Just moments after Dr. Fran Day left the Eureka library last Wednesday afternoon and began walking across the parking lot to her car, they saw her. First it was a fortyish man, with medium-length dark brown hair, glasses, and silver rings on his fingers. "Dr. Day!" he cried out from across the lot. He hurried up to her. "Oh my God, I'm so glad to see you! Are you all right?"
"Well," Dr. Day said, "I just got charged with some felonies, so not too well. How are you?"
"Not well," said the man, who reminded her his name was Larry Seminoff. "The doctors won't take me. They said, 'You're Dr. Day's patient, we can't take you.'"
He said he hadn't been able to get other doctors to prescribe the methadone he used to get through Dr. Day, 120 mg a day for anxiety and chronic pain, since Day left town in March -- precipitously, without notifying her patients ahead of time or leaving them their patient files. (See "Where is Dr. Fran Day," March 18).
Seminoff recounted how he'd gone up to her little house/office, near here on Fourth Street, and seen the note on the door saying she'd gone away on a family emergency. And how, when he came back a few days later, a new note said she'd gone for good. "I panicked," Seminoff told her. "I tried getting meds everywhere. But Medi-Cal Mobile won't take me. Open Door won't take me. I kept trying to get a doctor, but they told me to go to Urgent Care [at the hospital]. So that's why I'm on the street now, trying to get methadone. Anything it takes."
Methadone was going for $5 a pill on the street, he said. With a prescription from Day, under Medical, he'd been able to get them from the pharmacy for 25 cents a pill. He couldn't afford the street meds anymore. And he was all out. Could she help him? Would she prescribe him some methadone? A doctor at Urgent Care had given him some Ibuprofen -- he rattled the big, full bottle of it he still carried in his pocket -- but it did nothing for the pain. He lifted his pant leg to show his left foot, permanently bent from an accident. "If I don't have pain medication I can't walk," he said.
And, oh, Seminoff said, he was dreading the looming withdrawal. "You feel like you want to die," he said. "Throwing up, diarrhea, you can't move for three, four, five days. And then you go through sleep deprivation."
"I think it's illegal to refuse care," Day said, looking nearly as distressed as Seminoff. But no, she said, she could not prescribe him anything. She was under investigation by the Humboldt County District Attorney's office, which filed a misdemeanor complaint against her last December charging her with two counts of resisting, obstructing and delaying three emergency medical technicians while they were attempting to bring one of her patients to the hospital. When she'd returned to Humboldt for court hearings this particular week -- she's living in Eugene, Ore., now -- she'd learned that the DA's office had charged her with six more counts: five felony counts of prescribing controlled substances to addicts, and one potentially lesser count of prescribing to herself. And now, she said, the DA's office was filing a motion to force her to forfeit her prescription pads and abstain from prescribing, per a rule that allows such action when a doctor is charged with a felony.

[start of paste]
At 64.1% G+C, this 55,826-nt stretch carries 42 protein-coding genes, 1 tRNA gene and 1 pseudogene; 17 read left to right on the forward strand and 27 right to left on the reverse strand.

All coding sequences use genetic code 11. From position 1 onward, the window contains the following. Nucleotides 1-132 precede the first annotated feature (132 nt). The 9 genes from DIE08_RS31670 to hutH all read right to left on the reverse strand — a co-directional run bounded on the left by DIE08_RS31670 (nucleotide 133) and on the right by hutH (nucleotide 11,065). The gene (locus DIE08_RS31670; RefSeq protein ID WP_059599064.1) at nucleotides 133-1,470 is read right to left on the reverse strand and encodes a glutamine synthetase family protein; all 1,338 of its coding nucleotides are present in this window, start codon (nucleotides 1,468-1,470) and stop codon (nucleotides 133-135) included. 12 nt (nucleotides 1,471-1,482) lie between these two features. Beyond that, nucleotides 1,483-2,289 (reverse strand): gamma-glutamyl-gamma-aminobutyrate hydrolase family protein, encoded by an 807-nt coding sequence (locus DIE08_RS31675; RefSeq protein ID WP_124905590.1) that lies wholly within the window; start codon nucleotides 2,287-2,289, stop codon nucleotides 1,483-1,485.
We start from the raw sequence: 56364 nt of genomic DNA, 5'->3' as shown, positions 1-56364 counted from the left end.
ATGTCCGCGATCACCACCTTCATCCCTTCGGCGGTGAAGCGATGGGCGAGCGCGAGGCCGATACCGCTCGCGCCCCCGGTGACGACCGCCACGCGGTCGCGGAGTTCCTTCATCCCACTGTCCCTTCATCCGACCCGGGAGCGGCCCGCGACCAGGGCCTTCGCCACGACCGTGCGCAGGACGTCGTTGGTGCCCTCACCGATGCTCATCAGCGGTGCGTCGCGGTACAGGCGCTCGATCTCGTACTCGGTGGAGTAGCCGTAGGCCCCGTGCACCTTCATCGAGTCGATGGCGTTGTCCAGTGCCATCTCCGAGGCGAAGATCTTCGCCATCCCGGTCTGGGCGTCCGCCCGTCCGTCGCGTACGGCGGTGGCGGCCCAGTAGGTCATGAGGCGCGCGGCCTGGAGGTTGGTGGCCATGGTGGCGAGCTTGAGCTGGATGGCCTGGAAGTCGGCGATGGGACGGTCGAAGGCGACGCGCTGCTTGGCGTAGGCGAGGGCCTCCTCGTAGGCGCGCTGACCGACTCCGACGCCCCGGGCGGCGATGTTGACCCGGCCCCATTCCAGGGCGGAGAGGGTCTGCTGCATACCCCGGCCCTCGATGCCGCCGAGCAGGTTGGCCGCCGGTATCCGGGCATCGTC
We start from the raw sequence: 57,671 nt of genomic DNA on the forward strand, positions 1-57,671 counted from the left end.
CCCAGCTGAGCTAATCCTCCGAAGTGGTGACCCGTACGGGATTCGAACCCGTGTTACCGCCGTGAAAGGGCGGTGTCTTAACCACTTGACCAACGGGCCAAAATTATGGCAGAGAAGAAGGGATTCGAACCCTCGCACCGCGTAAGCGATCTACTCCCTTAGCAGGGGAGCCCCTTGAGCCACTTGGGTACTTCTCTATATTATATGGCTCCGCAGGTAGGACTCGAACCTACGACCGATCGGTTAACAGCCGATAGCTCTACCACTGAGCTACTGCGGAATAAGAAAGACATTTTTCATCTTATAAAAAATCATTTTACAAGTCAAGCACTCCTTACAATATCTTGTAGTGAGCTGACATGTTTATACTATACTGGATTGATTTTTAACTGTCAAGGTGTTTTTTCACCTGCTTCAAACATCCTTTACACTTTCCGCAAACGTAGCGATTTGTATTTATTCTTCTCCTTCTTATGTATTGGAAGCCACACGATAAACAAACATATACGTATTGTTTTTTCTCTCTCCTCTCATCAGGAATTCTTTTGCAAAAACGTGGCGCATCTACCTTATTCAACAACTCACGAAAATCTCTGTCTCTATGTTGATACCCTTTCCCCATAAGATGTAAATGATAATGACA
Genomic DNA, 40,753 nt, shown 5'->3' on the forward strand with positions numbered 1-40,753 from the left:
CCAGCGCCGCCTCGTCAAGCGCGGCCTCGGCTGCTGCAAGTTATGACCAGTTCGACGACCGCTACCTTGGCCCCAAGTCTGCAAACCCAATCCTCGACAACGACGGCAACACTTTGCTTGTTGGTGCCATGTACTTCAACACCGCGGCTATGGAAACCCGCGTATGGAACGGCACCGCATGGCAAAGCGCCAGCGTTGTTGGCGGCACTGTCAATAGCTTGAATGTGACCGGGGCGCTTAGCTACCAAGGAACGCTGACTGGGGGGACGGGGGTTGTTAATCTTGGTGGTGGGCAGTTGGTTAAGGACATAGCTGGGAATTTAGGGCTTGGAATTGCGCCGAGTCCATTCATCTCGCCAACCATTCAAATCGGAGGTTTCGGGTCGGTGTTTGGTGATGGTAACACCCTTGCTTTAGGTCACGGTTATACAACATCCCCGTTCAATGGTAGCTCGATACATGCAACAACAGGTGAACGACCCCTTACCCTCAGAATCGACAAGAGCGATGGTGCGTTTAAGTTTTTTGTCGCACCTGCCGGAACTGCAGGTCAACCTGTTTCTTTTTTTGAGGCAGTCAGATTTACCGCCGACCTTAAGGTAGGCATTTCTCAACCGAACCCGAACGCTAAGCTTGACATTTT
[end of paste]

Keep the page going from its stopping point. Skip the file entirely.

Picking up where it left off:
Day denies all of the charges. Earlier, in the library, she had described what happened the day of the events that led to the first charges filed against her. Among other things, she accuses the EMTs of taking too long to get her patient to the hospital -- that's why she was yelling at them. As for the new charges, she says she never knowingly prescribed controlled substances to heroin addicts. (Note: The DA's office has not yet specified what types of addiction the charges pertain to). Nor, she said, had she prescribed drugs to herself. (In a later conversation, Deputy DA Benjamin Mainzer said he couldn't discuss the details of the case.)
Seminoff's pleading intensified, but Day held fast. He finally left, after hugging her. Then a woman in a purple coat, with a wiggly dog on a leash, walked up, crying. "It is Dr. Day," she said. "Dr. Day, I can't get my meds." The woman, Pam Upton, asked if Day could prescribe her some methadone. It was the only thing, she said, that dulled the pain from her muscular dystrophy -- pain so bad she wanted to commit suicide. "The only reason I don't is because I don't believe in it," she said. She added, "I'm so sorry it's going so hard on you. You're the one who really got me out of this slump. But I can't find another doctor who does chronic pain. I have called everyone here, and in Arcata, Fortuna and even Redway."
Again, Day said she couldn't prescribe anything. Upton left.
Earlier, in the library, Day had ranted about how doctors in Humboldt won't take chronic pain patients. She also said she confronts what she sees as abuses of power, especially toward the homeless and vulnerable. She said she'd argued with every authority in town, from the Eureka police chief to the head of the California Highway Patrol to the head of St. Joe's hospital to, yes, EMTs. "I had a bad reputation here," she said. "I'm an activist, I'm argumentative, I want to change things. I'm a very rational person. I'm also emotional. They're not exclusive."
If she ends up being convicted of felonies, she could lose her license. "If that happens, that would be too bad," she said. "Maybe I'll write a book. And if I go to jail ... well, I guess I could look at it as an educational experience."